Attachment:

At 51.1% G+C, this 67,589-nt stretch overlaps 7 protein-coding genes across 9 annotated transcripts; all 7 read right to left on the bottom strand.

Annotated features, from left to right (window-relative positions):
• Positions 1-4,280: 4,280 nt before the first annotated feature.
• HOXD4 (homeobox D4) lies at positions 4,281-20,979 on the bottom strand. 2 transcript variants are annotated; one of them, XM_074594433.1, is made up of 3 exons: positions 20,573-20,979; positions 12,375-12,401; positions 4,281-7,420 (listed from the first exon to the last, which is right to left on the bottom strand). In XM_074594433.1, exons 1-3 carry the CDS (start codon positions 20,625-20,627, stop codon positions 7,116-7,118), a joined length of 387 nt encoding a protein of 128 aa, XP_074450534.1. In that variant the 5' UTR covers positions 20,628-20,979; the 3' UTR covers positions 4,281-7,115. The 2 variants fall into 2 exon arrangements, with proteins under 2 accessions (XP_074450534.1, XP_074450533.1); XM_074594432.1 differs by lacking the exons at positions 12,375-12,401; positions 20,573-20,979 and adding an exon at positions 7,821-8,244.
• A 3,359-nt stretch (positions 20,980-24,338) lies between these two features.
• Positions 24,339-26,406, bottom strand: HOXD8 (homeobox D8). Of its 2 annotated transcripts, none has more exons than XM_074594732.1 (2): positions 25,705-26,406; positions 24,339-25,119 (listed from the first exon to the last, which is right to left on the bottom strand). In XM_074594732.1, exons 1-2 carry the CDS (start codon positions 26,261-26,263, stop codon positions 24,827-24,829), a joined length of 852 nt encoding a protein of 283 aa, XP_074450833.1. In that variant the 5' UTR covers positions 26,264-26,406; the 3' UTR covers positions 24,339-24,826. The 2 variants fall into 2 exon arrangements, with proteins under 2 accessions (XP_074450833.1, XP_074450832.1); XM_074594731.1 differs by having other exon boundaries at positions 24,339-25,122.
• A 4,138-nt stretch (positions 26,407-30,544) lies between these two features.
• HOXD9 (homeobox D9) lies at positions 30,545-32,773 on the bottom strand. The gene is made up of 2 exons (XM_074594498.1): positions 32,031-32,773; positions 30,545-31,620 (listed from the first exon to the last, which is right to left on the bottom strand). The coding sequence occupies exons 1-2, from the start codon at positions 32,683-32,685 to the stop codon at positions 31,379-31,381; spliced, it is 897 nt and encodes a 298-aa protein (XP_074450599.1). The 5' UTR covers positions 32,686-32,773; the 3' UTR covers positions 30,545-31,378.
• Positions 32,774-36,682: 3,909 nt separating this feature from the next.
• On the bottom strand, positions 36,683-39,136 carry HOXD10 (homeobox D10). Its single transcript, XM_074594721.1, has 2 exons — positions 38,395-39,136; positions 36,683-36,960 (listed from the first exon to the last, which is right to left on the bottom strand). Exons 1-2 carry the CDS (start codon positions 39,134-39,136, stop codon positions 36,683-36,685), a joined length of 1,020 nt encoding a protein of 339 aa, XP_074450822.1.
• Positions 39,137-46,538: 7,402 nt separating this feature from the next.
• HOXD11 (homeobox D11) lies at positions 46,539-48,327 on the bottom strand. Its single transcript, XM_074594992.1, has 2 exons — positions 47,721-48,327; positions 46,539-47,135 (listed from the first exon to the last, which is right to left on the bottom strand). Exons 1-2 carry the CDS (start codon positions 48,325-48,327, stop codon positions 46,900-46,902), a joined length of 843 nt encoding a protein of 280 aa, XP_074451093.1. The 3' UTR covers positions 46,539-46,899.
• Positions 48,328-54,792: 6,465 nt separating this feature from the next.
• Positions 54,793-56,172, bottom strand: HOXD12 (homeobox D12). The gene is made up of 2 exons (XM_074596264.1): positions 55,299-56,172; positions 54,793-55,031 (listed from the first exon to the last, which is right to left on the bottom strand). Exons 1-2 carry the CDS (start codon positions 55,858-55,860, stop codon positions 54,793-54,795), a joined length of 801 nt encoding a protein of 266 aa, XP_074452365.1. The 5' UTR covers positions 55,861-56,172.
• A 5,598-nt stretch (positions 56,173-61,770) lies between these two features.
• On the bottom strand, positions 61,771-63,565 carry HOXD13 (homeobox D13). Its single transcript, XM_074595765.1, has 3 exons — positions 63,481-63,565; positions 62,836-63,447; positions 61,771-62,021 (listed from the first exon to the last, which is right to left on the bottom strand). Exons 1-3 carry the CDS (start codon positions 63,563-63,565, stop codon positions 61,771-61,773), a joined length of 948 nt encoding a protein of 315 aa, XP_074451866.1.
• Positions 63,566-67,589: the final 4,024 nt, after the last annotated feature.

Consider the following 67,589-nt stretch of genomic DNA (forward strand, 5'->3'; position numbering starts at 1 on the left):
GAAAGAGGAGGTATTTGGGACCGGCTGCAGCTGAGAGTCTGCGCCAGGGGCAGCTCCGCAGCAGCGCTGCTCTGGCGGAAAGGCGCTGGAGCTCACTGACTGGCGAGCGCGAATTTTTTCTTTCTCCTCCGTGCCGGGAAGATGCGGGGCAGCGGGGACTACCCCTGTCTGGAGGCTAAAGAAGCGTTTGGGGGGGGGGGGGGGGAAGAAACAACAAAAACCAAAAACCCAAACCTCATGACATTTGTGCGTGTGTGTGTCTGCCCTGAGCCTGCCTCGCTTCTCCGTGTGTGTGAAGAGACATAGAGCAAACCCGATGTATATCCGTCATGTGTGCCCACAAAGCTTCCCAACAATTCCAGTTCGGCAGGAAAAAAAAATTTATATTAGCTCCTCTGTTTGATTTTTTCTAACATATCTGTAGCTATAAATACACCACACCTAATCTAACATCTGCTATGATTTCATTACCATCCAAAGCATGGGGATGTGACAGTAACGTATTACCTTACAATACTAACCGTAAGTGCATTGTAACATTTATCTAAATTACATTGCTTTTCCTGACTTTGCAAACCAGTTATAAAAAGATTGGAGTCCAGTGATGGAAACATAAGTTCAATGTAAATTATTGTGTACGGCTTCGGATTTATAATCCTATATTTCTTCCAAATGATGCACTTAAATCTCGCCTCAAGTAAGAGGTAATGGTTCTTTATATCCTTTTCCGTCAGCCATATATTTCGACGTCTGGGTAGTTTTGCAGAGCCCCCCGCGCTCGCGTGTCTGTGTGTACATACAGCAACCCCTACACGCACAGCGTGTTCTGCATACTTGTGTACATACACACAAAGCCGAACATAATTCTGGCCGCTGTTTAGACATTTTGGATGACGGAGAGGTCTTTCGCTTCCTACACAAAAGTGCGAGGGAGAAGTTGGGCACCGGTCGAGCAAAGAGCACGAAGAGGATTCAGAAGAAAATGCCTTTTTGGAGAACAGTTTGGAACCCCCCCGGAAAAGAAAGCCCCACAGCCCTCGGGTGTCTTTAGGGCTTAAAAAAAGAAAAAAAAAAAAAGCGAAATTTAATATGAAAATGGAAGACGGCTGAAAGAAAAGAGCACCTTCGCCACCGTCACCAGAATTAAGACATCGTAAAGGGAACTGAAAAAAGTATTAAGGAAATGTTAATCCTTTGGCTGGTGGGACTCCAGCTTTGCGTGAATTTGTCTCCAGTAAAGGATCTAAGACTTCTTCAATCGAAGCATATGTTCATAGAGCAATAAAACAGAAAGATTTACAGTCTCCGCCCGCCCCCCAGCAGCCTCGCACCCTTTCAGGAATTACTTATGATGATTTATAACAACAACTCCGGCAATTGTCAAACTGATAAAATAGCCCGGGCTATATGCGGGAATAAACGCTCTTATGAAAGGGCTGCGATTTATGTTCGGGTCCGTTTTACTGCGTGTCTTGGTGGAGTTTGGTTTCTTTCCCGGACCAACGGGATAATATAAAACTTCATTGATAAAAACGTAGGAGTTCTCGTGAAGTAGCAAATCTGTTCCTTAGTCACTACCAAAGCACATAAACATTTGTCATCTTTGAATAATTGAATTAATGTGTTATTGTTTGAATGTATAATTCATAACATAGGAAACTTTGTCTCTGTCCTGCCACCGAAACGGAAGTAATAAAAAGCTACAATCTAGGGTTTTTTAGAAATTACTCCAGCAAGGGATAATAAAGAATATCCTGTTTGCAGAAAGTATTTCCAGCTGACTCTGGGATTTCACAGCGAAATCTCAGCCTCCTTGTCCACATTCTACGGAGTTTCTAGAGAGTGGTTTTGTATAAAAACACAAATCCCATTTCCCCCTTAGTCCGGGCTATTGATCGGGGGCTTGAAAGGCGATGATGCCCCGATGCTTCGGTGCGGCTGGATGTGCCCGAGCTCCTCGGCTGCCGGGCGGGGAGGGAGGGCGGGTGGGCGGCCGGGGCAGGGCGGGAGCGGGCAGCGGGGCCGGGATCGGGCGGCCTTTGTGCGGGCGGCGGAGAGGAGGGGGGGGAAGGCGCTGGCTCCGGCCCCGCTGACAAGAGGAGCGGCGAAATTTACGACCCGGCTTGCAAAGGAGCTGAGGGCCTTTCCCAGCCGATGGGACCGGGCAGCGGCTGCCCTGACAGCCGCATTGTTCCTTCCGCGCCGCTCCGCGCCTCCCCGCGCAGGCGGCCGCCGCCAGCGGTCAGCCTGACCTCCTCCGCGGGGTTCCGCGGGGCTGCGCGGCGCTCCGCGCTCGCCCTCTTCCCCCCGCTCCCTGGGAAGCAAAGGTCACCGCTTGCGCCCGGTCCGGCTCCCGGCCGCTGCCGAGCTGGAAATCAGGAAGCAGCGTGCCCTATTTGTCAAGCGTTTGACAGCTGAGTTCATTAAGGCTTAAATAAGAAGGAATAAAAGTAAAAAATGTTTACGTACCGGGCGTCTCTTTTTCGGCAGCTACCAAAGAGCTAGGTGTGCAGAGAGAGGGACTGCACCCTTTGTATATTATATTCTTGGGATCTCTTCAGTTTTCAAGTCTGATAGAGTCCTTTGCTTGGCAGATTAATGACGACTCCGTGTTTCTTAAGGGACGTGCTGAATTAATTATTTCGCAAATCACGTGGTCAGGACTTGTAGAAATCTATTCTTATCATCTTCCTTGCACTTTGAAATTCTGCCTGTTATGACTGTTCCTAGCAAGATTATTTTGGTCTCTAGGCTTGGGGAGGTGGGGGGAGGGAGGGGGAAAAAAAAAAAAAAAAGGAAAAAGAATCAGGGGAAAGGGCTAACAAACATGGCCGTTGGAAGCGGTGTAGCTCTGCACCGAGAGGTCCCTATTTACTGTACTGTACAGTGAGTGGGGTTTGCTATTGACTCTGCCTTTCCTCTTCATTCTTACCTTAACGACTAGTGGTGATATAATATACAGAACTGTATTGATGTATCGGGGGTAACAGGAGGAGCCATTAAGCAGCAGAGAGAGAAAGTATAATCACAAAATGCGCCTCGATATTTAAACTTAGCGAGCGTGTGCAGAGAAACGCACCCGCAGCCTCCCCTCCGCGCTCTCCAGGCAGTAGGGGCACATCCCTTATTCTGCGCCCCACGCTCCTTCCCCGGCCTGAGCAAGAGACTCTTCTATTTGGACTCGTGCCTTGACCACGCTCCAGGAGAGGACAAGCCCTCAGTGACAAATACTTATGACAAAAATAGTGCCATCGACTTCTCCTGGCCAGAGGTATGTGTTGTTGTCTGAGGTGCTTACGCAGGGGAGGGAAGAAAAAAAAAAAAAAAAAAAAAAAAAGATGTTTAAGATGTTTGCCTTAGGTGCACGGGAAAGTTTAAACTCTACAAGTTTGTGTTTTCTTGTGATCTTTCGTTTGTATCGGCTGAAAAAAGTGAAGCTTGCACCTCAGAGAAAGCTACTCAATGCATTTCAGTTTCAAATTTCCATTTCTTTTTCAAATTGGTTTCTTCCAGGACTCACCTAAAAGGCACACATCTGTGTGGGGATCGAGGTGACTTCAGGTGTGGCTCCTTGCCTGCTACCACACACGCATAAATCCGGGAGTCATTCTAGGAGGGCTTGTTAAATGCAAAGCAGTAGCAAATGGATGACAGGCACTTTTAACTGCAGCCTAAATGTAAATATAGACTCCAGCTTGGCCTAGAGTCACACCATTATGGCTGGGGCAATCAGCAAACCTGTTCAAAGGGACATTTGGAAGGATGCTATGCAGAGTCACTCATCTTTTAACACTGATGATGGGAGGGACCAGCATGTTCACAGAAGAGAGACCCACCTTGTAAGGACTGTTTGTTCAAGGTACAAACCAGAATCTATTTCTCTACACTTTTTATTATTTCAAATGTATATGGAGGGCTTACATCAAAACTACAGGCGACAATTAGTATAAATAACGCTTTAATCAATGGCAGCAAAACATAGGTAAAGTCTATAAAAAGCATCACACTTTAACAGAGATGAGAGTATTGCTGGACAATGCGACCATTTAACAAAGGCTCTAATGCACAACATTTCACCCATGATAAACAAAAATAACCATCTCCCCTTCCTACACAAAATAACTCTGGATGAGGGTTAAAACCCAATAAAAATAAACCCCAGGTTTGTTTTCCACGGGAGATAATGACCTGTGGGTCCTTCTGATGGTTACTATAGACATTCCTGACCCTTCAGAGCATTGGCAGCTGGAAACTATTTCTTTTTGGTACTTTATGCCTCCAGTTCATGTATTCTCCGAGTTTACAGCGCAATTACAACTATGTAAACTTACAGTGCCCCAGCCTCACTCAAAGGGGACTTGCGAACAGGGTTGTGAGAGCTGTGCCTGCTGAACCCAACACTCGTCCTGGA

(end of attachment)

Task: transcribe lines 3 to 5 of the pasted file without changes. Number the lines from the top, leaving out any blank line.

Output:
• Positions 1-4,280: 4,280 nt before the first annotated feature.
• HOXD4 (homeobox D4) lies at positions 4,281-20,979 on the bottom strand. 2 transcript variants are annotated; one of them, XM_074594433.1, is made up of 3 exons: positions 20,573-20,979; positions 12,375-12,401; positions 4,281-7,420 (listed from the first exon to the last, which is right to left on the bottom strand). In XM_074594433.1, exons 1-3 carry the CDS (start codon positions 20,625-20,627, stop codon positions 7,116-7,118), a joined length of 387 nt encoding a protein of 128 aa, XP_074450534.1. In that variant the 5' UTR covers positions 20,628-20,979; the 3' UTR covers positions 4,281-7,115. The 2 variants fall into 2 exon arrangements, with proteins under 2 accessions (XP_074450534.1, XP_074450533.1); XM_074594432.1 differs by lacking the exons at positions 12,375-12,401; positions 20,573-20,979 and adding an exon at positions 7,821-8,244.
• A 3,359-nt stretch (positions 20,980-24,338) lies between these two features.